Regular readers will know that we love our dividends at Simply Wall St, which is why it's exciting to see Morneau Shepell Inc. (TSE:MSI) is about to trade ex-dividend in the next 3 days. Investors can purchase shares before the 30th of July in order to be eligible for this dividend, which will be paid on the 17th of August.
Morneau Shepell's next dividend payment will be CA$0.065 per share, and in the last 12 months, the company paid a total of CA$0.78 per share. Calculating the last year's worth of payments shows that Morneau Shepell has a trailing yield of 2.5% on the current share price of CA$30.6. Dividends are an important source of income to many shareholders, but the health of the business is crucial to maintaining those dividends. So we need to investigate whether Morneau Shepell can afford its dividend, and if the dividend could grow.
If a company pays out more in dividends than it earned, then the dividend might become unsustainable - hardly an ideal situation. Morneau Shepell paid out 106% of its earnings, which is more than we're comfortable with, unless there are mitigating circumstances. Yet cash flows are even more important than profits for assessing a dividend, so we need to see if the company generated enough cash to pay its distribution. Morneau Shepell paid out more free cash flow than it generated - 144%, to be precise - last year, which we think is concerningly high. We're curious about why the company paid out more cash than it generated last year, since this can be one of the early signs that a dividend may be unsustainable.
Cash is slightly more important than profit from a dividend perspective, but given Morneau Shepell's payments were not well covered by either earnings or cash flow, we are concerned about the sustainability of this dividend.
Have Earnings And Dividends Been Growing?
Companies with consistently growing earnings per share generally make the best dividend stocks, as they usually find it easier to grow dividends per share. If earnings fall far enough, the company could be forced to cut its dividend. This is why it's a relief to see Morneau Shepell earnings per share are up 7.5% per annum over the last five years. Earnings per share have been growing comfortably, although unfortunately the company is paying out more of its profits than we're comfortable with over the long term.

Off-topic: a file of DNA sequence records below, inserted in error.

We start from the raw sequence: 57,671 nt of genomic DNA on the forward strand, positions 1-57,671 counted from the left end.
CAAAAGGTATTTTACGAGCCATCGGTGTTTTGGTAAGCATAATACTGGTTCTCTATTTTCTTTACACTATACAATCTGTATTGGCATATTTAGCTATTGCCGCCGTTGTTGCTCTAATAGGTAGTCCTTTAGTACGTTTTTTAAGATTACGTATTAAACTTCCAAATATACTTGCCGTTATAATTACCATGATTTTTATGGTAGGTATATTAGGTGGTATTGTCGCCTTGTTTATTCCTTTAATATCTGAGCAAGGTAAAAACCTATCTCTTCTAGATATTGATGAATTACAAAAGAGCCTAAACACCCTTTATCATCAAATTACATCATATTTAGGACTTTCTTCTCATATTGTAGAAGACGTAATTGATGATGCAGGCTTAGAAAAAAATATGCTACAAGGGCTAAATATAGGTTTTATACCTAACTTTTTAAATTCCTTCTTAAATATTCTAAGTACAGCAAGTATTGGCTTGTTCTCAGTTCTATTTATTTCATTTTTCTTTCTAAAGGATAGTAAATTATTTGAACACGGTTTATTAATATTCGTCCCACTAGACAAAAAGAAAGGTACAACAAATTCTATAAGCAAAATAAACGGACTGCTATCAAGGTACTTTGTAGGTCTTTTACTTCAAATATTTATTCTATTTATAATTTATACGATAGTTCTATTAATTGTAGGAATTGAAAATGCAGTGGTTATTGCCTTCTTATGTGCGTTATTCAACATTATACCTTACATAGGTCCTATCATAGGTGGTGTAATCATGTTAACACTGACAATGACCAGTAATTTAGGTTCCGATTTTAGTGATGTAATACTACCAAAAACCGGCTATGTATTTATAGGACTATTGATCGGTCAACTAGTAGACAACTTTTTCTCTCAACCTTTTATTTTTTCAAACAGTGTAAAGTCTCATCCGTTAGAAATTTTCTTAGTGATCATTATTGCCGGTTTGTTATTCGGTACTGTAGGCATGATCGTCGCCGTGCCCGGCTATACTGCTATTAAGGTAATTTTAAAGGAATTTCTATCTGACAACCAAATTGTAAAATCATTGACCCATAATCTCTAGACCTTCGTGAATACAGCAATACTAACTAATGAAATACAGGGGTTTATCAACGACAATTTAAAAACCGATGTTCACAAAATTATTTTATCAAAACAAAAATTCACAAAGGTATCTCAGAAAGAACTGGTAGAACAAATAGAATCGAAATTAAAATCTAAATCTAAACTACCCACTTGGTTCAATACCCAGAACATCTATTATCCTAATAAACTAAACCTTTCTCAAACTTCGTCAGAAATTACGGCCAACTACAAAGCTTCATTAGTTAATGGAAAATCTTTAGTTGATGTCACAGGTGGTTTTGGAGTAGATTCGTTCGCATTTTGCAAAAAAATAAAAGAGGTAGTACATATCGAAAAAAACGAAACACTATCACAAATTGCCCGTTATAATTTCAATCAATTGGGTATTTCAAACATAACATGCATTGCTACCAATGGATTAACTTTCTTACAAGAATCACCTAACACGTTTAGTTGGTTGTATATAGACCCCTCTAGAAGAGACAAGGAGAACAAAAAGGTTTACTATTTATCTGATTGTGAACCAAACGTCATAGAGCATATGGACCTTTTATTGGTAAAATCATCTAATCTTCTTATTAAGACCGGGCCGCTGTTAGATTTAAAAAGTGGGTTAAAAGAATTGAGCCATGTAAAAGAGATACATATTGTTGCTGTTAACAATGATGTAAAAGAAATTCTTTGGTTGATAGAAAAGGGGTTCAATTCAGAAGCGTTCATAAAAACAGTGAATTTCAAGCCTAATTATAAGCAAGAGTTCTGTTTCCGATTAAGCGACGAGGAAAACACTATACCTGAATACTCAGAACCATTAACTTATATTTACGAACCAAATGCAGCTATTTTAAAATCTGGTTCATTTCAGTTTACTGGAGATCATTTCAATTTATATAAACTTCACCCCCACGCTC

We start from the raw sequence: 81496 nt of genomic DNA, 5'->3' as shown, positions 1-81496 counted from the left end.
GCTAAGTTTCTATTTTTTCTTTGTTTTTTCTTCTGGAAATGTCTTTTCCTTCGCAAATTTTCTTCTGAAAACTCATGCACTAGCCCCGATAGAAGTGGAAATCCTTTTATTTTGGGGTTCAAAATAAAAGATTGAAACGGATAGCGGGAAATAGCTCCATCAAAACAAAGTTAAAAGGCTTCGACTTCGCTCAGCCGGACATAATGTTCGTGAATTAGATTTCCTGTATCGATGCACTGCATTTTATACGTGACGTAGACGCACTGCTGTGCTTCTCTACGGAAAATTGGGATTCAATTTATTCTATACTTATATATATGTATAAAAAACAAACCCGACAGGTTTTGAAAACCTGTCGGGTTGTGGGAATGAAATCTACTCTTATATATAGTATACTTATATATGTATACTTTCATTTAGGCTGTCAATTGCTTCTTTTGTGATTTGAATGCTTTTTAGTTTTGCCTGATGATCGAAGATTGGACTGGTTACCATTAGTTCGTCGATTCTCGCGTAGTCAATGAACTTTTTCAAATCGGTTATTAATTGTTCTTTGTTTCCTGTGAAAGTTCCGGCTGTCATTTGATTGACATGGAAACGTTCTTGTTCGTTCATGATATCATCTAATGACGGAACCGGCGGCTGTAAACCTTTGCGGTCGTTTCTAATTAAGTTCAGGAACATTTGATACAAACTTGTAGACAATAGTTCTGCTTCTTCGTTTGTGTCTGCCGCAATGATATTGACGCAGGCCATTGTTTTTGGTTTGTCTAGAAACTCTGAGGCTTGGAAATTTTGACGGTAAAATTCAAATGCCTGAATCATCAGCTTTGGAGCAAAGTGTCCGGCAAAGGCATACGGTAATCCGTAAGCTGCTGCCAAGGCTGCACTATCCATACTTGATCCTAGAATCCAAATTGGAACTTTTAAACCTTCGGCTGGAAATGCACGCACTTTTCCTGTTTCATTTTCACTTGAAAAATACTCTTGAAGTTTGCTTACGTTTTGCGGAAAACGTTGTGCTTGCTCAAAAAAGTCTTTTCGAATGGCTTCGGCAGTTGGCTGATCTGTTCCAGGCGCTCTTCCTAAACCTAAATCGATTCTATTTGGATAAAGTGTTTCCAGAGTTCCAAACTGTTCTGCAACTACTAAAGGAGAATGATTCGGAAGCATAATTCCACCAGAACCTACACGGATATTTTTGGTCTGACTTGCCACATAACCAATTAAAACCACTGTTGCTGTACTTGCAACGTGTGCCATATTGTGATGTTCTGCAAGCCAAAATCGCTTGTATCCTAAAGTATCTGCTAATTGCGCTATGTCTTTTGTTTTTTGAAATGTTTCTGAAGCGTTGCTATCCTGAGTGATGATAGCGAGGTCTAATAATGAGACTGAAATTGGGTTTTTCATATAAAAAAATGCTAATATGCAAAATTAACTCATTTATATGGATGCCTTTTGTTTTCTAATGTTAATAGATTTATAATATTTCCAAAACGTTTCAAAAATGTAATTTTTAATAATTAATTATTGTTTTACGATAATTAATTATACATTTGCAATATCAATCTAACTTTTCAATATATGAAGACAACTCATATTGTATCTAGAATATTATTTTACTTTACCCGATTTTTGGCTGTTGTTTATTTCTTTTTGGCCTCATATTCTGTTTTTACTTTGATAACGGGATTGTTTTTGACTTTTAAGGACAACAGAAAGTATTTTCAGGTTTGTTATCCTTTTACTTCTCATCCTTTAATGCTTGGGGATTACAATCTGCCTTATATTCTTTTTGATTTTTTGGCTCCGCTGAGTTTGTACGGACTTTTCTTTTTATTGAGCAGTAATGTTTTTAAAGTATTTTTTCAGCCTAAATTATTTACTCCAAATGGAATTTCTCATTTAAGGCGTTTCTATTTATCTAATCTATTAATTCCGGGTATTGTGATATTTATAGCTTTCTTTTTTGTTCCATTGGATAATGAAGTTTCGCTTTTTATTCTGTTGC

The main way most investors will assess a company's dividend prospects is by checking the historical rate of dividend growth. Morneau Shepell has seen its dividend decline 1.9% per annum on average over the past 10 years, which is not great to see.
The Bottom Line
Should investors buy Morneau Shepell for the upcoming dividend? Morneau Shepell is paying out an uncomfortably high percentage of both earnings and cash flow as dividends, although at least earnings per share are growing somewhat. It's not an attractive combination from a dividend perspective, and we're inclined to pass on this one for the time being.
With that being said, if you're still considering Morneau Shepell as an investment, you'll find it beneficial to know what risks this stock is facing. We've identified 4 warning signs with Morneau Shepell (at least 1 which can't be ignored), and understanding these should be part of your investment process.
We wouldn't recommend just buying the first dividend stock you see, though. Here's a list of interesting dividend stocks with a greater than 2% yield and an upcoming dividend.
This article by Simply Wall St is general in nature. It does not constitute a recommendation to buy or sell any stock, and does not take account of your objectives, or your financial situation. We aim to bring you long-term focused analysis driven by fundamental data. Note that our analysis may not factor in the latest price-sensitive company announcements or qualitative material. Simply Wall St has no position in any stocks mentioned.
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